Tuesday, March 17, 2009

Offline to Online – The Marketing Migration

Whenever I’m talking to my friends about a news story and I can’t remember the exact source, I tell them to Google it. I don’t say it’s in the Free Lane Star or the New York Times; no, it is always Google it. With my parents, though, they always reference the local newspaper, The Journal. I think it only serves three very small counties. The other day I tried finding it online and when I did, the site was pathetic. No up-to-date status on stories; they literally posted the same thing that they put in their paper. The problem with this is that The Journal is only printed once a week. Usually the information is outdated or strictly local.

Most of these small town newspapers are failing in today’s internet journalism. Journalism is still alive and thriving; however, newspapers are dying rapidly. The Tucson Citizen in Southern Arizona will be closing it’s doors after 140 years this Saturday. They aren’t the only ones that are having issues keeping their paper afloat. The LA Times, Chicago Tribune, and Philadelphia Inquirer have all sought Chapter 11 bankruptcy protection in the past year.

The question shouldn’t be “Why aren’t people reading the news anymore?” but “Why aren’t newspapers going online?” My friends all have subscriptions to washingtonpost.com and it’s daily e-mails. I still get the real paper delivered to my apartment though. The only reason I have it isn’t habit, but because the subscription was free when I moved in. Now the only thing I use the paper for is kitty litter clean up. Fewer and fewer people still rely on newspapers as their go-to source. I know my Dad is one of them. It might be a generation difference, but more and more there are people in their fifties that prefer to go online and read the stories simply because it cost less.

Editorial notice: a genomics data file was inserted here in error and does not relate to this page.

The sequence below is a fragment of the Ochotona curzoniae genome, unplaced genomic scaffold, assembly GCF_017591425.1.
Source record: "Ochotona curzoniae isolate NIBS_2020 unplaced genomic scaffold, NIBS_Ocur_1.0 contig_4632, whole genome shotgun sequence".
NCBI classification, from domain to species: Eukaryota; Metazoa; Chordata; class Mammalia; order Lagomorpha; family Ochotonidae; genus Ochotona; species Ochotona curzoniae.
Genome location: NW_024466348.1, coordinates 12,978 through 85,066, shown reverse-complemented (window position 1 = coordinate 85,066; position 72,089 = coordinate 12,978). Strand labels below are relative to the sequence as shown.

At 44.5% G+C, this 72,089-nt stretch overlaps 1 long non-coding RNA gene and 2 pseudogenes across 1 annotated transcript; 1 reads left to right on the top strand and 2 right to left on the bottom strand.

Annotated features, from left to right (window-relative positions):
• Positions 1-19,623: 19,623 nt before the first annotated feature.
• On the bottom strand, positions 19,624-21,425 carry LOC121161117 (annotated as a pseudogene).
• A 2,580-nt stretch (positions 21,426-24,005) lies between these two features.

Journalism won’t be a long-lost art because of the internet. If anything, it’ll make the job better because the information can always be up-to-date instead of eleven hours old. "The overall move to online has been big," IDG chairman Patrick McGovern said. "Print editions are yesterday's news. If it is news, people want to hear it as soon as they can." Journalism has evolved to fit this need of current news being, well, current. The newspapers that are failing aren’t following suit; The Washington Post and The New York Times are still doing well, serving both the traditional newspaper and one online with RSS feeds set-up to the most up-to-date information. These two companies have evolved with journalism; they took the leap from offline to online.

Newspapers aren’t the only companies that are faced with a decision to move online though. Radio made the move as well with sites such as Pandora allowing commercial free music channels that the user creates or iTunes. YouTube, Hulu, Break.com and other sites all have made television or funny videos available to you at any time. The digital age is upon us and being on the internet is critical to survival. Even if it is the simplest site ever, just having it up will help people find your business. I don’t use the phone book to look up businesses; I go to Google and look. The point is that if you don’t evolve, you’ll be left behind with the newspaper stands, yellowing in the sun.

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